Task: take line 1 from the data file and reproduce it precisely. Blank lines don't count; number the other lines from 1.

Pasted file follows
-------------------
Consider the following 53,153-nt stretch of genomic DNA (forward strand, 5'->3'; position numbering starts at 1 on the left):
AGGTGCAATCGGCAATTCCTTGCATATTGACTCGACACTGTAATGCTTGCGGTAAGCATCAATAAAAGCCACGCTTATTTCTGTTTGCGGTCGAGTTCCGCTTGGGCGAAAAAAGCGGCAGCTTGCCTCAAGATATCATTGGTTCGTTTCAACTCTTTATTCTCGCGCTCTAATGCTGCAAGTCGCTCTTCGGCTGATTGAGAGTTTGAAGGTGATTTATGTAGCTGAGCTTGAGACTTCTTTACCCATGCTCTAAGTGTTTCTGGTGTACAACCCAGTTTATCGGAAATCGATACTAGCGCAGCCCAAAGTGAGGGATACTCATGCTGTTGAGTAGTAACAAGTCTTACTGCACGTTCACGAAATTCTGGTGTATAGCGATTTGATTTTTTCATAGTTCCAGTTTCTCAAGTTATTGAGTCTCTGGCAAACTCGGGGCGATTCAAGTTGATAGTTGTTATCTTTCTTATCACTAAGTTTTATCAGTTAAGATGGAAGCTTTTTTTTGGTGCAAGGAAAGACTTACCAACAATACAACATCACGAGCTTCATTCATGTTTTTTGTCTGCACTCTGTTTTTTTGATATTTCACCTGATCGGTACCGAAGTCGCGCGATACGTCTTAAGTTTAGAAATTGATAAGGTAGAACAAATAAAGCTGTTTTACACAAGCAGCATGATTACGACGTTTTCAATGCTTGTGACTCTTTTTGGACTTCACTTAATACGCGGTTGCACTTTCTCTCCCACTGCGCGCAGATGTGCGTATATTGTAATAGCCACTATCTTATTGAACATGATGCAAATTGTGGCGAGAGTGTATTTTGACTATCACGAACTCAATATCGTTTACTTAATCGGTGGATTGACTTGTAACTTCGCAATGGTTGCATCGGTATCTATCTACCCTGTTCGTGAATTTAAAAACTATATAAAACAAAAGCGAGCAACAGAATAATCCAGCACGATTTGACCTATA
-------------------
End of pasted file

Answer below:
Consider the following 53,153-nt stretch of genomic DNA (forward strand, 5'->3'; position numbering starts at 1 on the left):